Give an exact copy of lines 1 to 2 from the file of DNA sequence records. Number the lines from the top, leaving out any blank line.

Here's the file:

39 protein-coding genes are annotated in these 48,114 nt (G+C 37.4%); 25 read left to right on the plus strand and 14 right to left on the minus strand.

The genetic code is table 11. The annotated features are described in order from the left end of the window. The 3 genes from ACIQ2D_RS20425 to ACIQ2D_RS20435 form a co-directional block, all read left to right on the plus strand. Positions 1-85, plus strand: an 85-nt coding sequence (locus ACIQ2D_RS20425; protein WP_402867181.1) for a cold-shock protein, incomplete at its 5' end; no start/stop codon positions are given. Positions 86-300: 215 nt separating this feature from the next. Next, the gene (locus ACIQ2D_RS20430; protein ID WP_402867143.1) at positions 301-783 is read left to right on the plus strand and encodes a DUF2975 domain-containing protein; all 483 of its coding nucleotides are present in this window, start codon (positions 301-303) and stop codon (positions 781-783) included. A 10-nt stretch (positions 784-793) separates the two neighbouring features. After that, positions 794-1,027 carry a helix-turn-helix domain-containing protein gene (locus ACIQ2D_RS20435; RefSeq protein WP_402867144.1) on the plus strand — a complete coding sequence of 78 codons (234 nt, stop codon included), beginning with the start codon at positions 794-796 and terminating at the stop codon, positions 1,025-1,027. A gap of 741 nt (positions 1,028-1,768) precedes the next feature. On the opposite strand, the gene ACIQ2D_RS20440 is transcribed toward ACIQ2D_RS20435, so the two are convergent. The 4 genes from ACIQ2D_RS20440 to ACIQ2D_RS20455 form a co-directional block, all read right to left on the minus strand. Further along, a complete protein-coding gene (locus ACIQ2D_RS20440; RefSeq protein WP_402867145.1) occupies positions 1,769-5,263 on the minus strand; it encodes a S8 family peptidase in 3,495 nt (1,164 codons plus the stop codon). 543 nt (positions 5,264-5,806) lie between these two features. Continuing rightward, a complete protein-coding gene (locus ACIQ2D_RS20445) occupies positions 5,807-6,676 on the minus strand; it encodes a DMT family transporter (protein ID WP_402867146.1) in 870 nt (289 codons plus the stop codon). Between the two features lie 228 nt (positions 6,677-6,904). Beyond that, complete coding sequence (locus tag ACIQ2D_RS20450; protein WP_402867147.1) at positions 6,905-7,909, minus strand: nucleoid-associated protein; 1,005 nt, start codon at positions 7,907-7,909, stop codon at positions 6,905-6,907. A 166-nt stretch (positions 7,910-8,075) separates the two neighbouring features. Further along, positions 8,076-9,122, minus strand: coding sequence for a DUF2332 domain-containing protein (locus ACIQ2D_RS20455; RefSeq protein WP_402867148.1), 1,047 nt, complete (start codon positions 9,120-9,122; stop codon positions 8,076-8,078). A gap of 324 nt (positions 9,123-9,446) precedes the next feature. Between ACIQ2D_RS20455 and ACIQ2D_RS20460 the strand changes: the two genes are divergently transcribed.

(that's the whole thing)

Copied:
39 protein-coding genes are annotated in these 48,114 nt (G+C 37.4%); 25 read left to right on the plus strand and 14 right to left on the minus strand.

The genetic code is table 11. The annotated features are described in order from the left end of the window. The 3 genes from ACIQ2D_RS20425 to ACIQ2D_RS20435 form a co-directional block, all read left to right on the plus strand. Positions 1-85, plus strand: an 85-nt coding sequence (locus ACIQ2D_RS20425; protein WP_402867181.1) for a cold-shock protein, incomplete at its 5' end; no start/stop codon positions are given. Positions 86-300: 215 nt separating this feature from the next. Next, the gene (locus ACIQ2D_RS20430; protein ID WP_402867143.1) at positions 301-783 is read left to right on the plus strand and encodes a DUF2975 domain-containing protein; all 483 of its coding nucleotides are present in this window, start codon (positions 301-303) and stop codon (positions 781-783) included. A 10-nt stretch (positions 784-793) separates the two neighbouring features. After that, positions 794-1,027 carry a helix-turn-helix domain-containing protein gene (locus ACIQ2D_RS20435; RefSeq protein WP_402867144.1) on the plus strand — a complete coding sequence of 78 codons (234 nt, stop codon included), beginning with the start codon at positions 794-796 and terminating at the stop codon, positions 1,025-1,027. A gap of 741 nt (positions 1,028-1,768) precedes the next feature. On the opposite strand, the gene ACIQ2D_RS20440 is transcribed toward ACIQ2D_RS20435, so the two are convergent. The 4 genes from ACIQ2D_RS20440 to ACIQ2D_RS20455 form a co-directional block, all read right to left on the minus strand. Further along, a complete protein-coding gene (locus ACIQ2D_RS20440; RefSeq protein WP_402867145.1) occupies positions 1,769-5,263 on the minus strand; it encodes a S8 family peptidase in 3,495 nt (1,164 codons plus the stop codon). 543 nt (positions 5,264-5,806) lie between these two features. Continuing rightward, a complete protein-coding gene (locus ACIQ2D_RS20445) occupies positions 5,807-6,676 on the minus strand; it encodes a DMT family transporter (protein ID WP_402867146.1) in 870 nt (289 codons plus the stop codon). Between the two features lie 228 nt (positions 6,677-6,904). Beyond that, complete coding sequence (locus tag ACIQ2D_RS20450; protein WP_402867147.1) at positions 6,905-7,909, minus strand: nucleoid-associated protein; 1,005 nt, start codon at positions 7,907-7,909, stop codon at positions 6,905-6,907. A 166-nt stretch (positions 7,910-8,075) separates the two neighbouring features. Further along, positions 8,076-9,122, minus strand: coding sequence for a DUF2332 domain-containing protein (locus ACIQ2D_RS20455; RefSeq protein WP_402867148.1), 1,047 nt, complete (start codon positions 9,120-9,122; stop codon positions 8,076-8,078). A gap of 324 nt (positions 9,123-9,446) precedes the next feature. Between ACIQ2D_RS20455 and ACIQ2D_RS20460 the strand changes: the two genes are divergently transcribed.